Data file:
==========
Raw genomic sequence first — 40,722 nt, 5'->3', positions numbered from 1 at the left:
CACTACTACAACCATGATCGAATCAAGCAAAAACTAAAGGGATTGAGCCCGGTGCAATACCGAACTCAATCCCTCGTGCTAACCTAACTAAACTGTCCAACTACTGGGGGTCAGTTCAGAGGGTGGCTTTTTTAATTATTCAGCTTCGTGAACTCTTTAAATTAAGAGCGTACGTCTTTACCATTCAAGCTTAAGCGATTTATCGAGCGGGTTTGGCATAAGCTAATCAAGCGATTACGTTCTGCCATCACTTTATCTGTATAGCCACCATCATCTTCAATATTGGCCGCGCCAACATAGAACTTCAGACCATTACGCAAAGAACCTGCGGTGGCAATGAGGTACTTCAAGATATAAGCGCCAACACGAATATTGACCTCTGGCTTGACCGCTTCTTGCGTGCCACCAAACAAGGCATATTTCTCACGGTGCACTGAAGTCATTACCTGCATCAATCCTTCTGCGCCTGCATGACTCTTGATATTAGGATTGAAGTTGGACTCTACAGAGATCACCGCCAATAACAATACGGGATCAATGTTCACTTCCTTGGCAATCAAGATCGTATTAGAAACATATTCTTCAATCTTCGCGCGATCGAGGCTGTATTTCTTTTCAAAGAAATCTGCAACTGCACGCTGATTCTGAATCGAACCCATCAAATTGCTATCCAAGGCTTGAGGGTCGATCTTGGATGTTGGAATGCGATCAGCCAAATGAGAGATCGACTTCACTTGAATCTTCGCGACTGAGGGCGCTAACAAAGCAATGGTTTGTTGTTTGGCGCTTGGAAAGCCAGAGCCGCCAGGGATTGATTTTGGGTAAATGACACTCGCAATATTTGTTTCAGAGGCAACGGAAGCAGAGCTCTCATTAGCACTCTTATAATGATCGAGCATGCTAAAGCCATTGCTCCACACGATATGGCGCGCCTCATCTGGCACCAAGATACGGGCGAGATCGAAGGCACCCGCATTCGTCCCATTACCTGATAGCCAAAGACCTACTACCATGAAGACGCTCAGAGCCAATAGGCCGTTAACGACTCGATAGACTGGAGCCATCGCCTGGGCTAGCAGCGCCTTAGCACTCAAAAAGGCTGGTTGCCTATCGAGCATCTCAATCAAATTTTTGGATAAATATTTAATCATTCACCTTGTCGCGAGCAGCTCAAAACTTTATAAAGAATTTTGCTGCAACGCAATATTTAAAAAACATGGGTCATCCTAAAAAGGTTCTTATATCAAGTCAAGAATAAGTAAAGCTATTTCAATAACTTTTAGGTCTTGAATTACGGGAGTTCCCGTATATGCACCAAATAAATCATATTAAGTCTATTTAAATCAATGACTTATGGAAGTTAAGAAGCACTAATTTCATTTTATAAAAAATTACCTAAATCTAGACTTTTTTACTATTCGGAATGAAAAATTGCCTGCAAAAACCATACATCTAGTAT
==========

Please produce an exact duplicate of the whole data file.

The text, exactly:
Raw genomic sequence first — 40,722 nt, 5'->3', positions numbered from 1 at the left:
CACTACTACAACCATGATCGAATCAAGCAAAAACTAAAGGGATTGAGCCCGGTGCAATACCGAACTCAATCCCTCGTGCTAACCTAACTAAACTGTCCAACTACTGGGGGTCAGTTCAGAGGGTGGCTTTTTTAATTATTCAGCTTCGTGAACTCTTTAAATTAAGAGCGTACGTCTTTACCATTCAAGCTTAAGCGATTTATCGAGCGGGTTTGGCATAAGCTAATCAAGCGATTACGTTCTGCCATCACTTTATCTGTATAGCCACCATCATCTTCAATATTGGCCGCGCCAACATAGAACTTCAGACCATTACGCAAAGAACCTGCGGTGGCAATGAGGTACTTCAAGATATAAGCGCCAACACGAATATTGACCTCTGGCTTGACCGCTTCTTGCGTGCCACCAAACAAGGCATATTTCTCACGGTGCACTGAAGTCATTACCTGCATCAATCCTTCTGCGCCTGCATGACTCTTGATATTAGGATTGAAGTTGGACTCTACAGAGATCACCGCCAATAACAATACGGGATCAATGTTCACTTCCTTGGCAATCAAGATCGTATTAGAAACATATTCTTCAATCTTCGCGCGATCGAGGCTGTATTTCTTTTCAAAGAAATCTGCAACTGCACGCTGATTCTGAATCGAACCCATCAAATTGCTATCCAAGGCTTGAGGGTCGATCTTGGATGTTGGAATGCGATCAGCCAAATGAGAGATCGACTTCACTTGAATCTTCGCGACTGAGGGCGCTAACAAAGCAATGGTTTGTTGTTTGGCGCTTGGAAAGCCAGAGCCGCCAGGGATTGATTTTGGGTAAATGACACTCGCAATATTTGTTTCAGAGGCAACGGAAGCAGAGCTCTCATTAGCACTCTTATAATGATCGAGCATGCTAAAGCCATTGCTCCACACGATATGGCGCGCCTCATCTGGCACCAAGATACGGGCGAGATCGAAGGCACCCGCATTCGTCCCATTACCTGATAGCCAAAGACCTACTACCATGAAGACGCTCAGAGCCAATAGGCCGTTAACGACTCGATAGACTGGAGCCATCGCCTGGGCTAGCAGCGCCTTAGCACTCAAAAAGGCTGGTTGCCTATCGAGCATCTCAATCAAATTTTTGGATAAATATTTAATCATTCACCTTGTCGCGAGCAGCTCAAAACTTTATAAAGAATTTTGCTGCAACGCAATATTTAAAAAACATGGGTCATCCTAAAAAGGTTCTTATATCAAGTCAAGAATAAGTAAAGCTATTTCAATAACTTTTAGGTCTTGAATTACGGGAGTTCCCGTATATGCACCAAATAAATCATATTAAGTCTATTTAAATCAATGACTTATGGAAGTTAAGAAGCACTAATTTCATTTTATAAAAAATTACCTAAATCTAGACTTTTTTACTATTCGGAATGAAAAATTGCCTGCAAAAACCATACATCTAGTAT